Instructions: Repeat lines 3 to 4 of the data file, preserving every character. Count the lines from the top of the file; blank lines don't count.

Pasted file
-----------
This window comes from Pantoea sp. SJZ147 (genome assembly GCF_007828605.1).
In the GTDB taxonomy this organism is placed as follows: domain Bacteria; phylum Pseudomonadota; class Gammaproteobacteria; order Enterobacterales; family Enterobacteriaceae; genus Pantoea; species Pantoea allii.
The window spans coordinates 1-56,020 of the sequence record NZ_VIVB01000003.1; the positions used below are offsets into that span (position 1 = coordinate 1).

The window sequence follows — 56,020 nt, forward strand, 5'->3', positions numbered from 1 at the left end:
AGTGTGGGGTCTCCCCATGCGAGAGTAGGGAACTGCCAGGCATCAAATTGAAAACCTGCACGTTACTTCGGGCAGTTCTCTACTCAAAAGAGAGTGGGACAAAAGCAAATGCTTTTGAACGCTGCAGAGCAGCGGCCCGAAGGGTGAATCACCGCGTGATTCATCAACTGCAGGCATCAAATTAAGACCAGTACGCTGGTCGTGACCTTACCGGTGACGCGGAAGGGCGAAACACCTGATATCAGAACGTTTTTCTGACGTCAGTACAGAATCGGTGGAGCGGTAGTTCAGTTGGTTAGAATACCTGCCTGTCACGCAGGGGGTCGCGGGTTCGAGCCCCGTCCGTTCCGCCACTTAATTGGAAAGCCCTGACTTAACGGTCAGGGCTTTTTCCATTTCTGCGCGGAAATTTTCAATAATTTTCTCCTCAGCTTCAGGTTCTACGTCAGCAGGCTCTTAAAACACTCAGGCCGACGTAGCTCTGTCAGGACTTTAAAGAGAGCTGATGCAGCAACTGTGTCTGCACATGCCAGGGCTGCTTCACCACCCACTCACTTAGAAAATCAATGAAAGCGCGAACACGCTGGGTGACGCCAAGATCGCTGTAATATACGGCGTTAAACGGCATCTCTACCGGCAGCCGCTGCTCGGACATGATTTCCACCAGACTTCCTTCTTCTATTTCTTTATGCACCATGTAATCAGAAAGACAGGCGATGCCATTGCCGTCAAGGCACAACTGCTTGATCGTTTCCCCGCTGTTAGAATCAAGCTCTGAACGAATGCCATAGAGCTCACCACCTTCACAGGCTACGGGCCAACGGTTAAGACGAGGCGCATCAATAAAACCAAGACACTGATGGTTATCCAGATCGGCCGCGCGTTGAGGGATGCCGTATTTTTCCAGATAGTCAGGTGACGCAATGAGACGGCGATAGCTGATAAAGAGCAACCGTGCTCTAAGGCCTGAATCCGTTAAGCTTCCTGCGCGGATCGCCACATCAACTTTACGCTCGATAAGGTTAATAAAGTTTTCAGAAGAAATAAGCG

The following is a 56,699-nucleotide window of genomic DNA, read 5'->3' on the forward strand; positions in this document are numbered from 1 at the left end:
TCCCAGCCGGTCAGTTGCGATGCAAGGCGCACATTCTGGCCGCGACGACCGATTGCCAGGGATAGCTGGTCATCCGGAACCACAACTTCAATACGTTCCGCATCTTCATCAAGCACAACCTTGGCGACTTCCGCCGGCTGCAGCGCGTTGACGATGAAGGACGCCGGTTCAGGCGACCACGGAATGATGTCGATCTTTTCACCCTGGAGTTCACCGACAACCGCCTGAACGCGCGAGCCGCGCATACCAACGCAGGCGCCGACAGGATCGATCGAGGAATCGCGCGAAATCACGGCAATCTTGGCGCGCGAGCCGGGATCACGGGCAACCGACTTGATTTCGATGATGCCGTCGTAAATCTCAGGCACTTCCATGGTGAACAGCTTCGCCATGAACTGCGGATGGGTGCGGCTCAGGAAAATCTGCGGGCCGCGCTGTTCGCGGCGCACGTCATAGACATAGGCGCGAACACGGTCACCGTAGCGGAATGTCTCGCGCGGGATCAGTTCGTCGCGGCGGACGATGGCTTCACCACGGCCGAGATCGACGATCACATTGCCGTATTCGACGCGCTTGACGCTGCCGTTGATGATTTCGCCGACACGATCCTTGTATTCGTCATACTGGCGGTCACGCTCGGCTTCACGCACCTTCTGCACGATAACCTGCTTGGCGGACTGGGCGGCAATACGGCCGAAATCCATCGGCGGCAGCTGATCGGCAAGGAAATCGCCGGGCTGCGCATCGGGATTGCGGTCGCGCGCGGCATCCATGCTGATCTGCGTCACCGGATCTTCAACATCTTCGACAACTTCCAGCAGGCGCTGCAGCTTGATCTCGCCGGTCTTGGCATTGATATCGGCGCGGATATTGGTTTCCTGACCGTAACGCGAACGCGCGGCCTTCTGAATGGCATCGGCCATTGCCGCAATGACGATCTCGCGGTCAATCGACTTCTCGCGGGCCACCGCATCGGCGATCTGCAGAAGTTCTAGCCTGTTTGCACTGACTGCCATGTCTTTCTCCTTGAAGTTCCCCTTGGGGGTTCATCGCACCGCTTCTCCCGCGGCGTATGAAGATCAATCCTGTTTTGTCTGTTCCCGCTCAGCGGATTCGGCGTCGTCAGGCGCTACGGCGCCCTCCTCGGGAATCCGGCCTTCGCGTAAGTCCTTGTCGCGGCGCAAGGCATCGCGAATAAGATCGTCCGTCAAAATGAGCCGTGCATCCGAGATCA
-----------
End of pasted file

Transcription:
The window spans coordinates 1-56,020 of the sequence record NZ_VIVB01000003.1; the positions used below are offsets into that span (position 1 = coordinate 1).

The window sequence follows — 56,020 nt, forward strand, 5'->3', positions numbered from 1 at the left end: